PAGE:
Different types of batteries could be analyzed individually,

if you know what the starting and ending state of charges are for the various types of packs.

I just need to know how the battery performs at a low C rate, and then how it performs at the highest discharge rate to be expected out of it.

In a large BEV, that may be 1/8 C charge rate, and a 1/4 C discharge rate.

In a smallish battery for a PHEV, that would be 1/4 – 1/2 C charge rate, and a 1 or 2 C discharge rate.


Love the info! Thank you. Keep the math coming.

I think flipping the scale on the cost/watt of the radar chart could be helpful. Make the more expensive batteries closer toward the center (less desirable) and the cheaper ones toward the outside (more deisrable).

It would also be nice for insideevs to use this chart for future “break throughs” to put things in perspective.


good job !
“The very best we can do is get a stab at our range averages, but that’s about all until we get it out on the street.”
Yes : if you want the best Power-to-weight ratio, you will choose ultracapacitors instead of Li batteries … but have a range of 0.01 mile …
If we look at the other side, we can go from the wanted range, up to the C rate :
62 miles => 7.5 kWh
140kW => “C rate” = 18 C
Rq: at this rate, full power is avaible during ~3minutes …

if you can write an article with the Soben’s comment above (January 4, 2015 at 6:08 pm), it will be very interesting !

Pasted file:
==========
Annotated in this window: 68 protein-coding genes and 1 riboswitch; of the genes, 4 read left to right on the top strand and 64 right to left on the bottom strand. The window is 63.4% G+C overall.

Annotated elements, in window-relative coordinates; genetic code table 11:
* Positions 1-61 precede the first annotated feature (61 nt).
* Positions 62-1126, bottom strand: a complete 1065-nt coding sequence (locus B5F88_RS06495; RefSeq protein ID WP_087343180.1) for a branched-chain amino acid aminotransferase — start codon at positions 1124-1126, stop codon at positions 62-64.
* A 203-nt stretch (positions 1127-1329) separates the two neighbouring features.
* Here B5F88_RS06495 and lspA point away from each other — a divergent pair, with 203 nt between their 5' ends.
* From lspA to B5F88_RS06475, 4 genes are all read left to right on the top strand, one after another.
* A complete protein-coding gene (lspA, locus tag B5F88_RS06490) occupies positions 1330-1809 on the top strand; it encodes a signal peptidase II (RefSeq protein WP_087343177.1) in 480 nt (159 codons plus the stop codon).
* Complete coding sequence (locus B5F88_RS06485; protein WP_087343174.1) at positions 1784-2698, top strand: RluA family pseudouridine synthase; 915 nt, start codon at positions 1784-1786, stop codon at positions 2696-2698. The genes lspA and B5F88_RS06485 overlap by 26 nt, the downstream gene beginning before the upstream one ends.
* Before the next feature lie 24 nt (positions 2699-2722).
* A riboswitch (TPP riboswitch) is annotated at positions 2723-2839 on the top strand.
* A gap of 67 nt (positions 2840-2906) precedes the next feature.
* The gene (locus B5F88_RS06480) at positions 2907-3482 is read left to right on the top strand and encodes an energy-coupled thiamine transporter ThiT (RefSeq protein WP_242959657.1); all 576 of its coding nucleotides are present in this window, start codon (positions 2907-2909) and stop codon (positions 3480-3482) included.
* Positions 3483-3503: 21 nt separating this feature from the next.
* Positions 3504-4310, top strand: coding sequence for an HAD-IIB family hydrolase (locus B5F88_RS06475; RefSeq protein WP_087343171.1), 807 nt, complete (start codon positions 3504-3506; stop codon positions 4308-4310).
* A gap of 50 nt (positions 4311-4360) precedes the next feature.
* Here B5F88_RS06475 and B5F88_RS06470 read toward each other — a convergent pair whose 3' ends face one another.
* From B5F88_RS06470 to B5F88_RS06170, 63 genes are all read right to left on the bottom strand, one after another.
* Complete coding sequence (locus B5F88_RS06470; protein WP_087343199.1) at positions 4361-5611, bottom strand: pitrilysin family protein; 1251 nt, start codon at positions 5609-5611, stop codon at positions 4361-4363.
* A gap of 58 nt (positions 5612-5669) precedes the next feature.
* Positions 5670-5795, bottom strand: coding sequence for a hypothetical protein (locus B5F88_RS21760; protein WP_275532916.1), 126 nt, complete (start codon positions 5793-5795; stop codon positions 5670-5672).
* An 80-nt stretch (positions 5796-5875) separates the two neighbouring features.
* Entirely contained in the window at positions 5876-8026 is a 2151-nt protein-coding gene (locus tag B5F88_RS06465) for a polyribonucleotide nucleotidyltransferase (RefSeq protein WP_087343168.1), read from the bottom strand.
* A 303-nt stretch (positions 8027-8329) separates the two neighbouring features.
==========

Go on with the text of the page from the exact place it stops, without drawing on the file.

The above example has us designing a minimum-weight battery pack to enable maximum acceleration of an e-motorcycle with a 140 kW peak power traction motor. I.e., we don’t want all the batteries we can afford (in $ or weight or both) as we typically do for an automobile EV, but rather as few batteries as we can carry and still fully-power our traction motor in a sport bike. I’m intested in this minimum pack weight priority because it applies as well to design of an “ultralight” e-airplane under the 254 lb limit imposed by the FAA. (No aircraft registration or pilot license is required to legally operate an ultralight e-airplane in the US.) To minimize weight of a battery pack that will enable a traction motor to operate at peak power, we need to use battery cells with the highest available power/weight ratio, expressed as “specific power”. To calculate the minimum weight of a battery pack using a particular battery cell model, we need to 1) calculate the minimum number of cells needed to supply the traction motor’s peak power and then 2) multiply that number of cells by the weight of an individual cell. In Ted’s example above, the… Read more »